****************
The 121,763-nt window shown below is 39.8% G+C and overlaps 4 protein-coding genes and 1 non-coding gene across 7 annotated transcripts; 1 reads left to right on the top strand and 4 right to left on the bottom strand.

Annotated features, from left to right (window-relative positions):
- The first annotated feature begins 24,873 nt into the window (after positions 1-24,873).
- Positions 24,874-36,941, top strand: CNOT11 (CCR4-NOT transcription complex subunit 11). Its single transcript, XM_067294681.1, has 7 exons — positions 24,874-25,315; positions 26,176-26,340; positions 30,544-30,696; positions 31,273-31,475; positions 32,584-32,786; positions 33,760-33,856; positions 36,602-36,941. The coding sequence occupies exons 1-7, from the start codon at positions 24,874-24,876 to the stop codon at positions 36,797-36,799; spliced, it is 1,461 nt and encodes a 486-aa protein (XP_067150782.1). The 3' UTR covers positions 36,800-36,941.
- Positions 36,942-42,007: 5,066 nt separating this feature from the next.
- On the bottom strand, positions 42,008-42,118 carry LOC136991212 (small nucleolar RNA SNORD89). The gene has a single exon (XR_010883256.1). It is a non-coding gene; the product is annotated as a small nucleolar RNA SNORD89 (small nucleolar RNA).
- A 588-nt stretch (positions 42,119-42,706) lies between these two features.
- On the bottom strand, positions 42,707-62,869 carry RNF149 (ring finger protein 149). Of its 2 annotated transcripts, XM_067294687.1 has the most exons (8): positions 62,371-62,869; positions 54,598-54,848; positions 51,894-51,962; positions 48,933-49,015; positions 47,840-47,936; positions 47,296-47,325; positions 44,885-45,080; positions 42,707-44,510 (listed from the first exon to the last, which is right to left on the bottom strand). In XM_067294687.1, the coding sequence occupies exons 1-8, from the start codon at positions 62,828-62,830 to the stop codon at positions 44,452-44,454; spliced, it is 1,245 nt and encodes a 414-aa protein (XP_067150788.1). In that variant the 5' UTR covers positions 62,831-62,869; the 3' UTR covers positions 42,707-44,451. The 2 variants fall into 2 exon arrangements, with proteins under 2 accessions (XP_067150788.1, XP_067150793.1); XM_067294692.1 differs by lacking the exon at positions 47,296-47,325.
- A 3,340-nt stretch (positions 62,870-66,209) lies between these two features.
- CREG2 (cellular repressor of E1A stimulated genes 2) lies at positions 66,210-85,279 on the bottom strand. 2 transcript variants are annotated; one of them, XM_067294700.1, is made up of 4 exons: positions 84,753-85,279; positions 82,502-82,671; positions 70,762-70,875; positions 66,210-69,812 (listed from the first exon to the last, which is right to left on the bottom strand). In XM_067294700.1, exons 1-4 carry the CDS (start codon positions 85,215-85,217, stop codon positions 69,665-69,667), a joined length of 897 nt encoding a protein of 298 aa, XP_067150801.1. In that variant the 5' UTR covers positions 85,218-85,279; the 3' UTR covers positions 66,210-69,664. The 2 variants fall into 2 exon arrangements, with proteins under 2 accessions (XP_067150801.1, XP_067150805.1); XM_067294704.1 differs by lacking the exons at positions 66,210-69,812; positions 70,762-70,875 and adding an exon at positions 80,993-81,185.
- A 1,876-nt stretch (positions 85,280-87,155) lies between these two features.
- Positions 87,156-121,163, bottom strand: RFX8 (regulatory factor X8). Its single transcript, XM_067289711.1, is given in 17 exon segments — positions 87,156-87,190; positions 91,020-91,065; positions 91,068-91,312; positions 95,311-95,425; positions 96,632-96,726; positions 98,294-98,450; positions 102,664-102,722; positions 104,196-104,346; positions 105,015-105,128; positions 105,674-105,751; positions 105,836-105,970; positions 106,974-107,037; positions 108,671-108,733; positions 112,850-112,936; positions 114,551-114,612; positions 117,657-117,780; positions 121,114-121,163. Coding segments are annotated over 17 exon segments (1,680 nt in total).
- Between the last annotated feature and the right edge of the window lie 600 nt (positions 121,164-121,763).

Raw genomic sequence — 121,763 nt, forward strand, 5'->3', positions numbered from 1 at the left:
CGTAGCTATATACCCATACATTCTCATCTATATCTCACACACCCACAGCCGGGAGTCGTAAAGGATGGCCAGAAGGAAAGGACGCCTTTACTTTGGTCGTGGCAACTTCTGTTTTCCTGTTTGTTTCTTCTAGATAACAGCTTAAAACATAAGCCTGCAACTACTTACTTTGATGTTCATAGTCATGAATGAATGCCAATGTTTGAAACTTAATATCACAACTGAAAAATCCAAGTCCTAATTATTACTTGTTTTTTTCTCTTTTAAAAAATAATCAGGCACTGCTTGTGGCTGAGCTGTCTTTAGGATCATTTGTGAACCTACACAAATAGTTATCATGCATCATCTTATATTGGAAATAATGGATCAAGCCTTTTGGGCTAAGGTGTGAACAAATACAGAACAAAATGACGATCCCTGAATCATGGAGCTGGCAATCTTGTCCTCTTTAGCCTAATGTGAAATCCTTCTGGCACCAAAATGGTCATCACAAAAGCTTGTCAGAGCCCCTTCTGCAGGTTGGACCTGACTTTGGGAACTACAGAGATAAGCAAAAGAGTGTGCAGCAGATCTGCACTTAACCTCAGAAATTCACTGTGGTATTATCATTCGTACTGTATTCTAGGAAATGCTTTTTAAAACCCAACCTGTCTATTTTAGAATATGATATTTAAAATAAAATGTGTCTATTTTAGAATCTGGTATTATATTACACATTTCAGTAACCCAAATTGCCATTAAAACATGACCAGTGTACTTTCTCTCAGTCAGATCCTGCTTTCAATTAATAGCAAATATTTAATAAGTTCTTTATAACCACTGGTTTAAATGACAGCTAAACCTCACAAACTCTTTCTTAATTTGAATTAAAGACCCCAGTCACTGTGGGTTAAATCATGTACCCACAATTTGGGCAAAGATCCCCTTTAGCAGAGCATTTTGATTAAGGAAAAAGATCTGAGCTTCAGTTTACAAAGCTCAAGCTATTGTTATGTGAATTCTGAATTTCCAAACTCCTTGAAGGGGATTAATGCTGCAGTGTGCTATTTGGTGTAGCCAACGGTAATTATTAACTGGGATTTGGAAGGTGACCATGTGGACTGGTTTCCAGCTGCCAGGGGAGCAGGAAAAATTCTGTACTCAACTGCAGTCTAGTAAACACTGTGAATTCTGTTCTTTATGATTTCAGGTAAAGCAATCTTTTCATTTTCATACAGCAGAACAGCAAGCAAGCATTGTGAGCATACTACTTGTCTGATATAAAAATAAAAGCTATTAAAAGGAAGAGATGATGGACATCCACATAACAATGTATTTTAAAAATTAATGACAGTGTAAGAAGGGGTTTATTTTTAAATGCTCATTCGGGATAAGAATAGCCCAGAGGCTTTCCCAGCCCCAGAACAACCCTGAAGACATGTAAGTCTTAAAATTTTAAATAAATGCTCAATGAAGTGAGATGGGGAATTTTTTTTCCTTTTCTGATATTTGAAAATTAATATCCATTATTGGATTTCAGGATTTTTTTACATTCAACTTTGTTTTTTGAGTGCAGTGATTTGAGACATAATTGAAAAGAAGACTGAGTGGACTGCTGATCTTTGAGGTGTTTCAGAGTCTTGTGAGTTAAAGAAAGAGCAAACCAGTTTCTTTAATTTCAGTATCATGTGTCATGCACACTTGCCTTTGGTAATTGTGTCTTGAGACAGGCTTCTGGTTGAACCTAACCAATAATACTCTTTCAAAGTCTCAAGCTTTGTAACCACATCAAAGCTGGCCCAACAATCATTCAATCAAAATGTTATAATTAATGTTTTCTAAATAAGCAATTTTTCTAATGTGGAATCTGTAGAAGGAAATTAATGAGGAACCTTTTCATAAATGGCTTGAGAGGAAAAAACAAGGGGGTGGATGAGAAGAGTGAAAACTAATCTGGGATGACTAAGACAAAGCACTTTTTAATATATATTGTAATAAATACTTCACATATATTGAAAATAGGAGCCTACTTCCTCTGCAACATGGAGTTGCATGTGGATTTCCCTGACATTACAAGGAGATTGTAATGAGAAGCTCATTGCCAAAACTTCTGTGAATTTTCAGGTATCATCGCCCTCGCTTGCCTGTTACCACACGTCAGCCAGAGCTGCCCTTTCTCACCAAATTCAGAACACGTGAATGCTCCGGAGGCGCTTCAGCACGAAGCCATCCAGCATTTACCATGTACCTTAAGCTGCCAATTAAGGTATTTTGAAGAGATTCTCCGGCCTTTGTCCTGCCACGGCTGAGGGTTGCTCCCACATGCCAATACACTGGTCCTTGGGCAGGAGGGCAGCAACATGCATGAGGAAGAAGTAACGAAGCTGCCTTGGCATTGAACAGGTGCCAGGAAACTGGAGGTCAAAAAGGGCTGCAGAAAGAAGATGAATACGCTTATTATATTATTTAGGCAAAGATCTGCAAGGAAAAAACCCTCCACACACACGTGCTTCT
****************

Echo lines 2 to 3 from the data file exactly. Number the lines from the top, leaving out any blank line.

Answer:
Annotated features, from left to right (window-relative positions):
- The first annotated feature begins 24,873 nt into the window (after positions 1-24,873).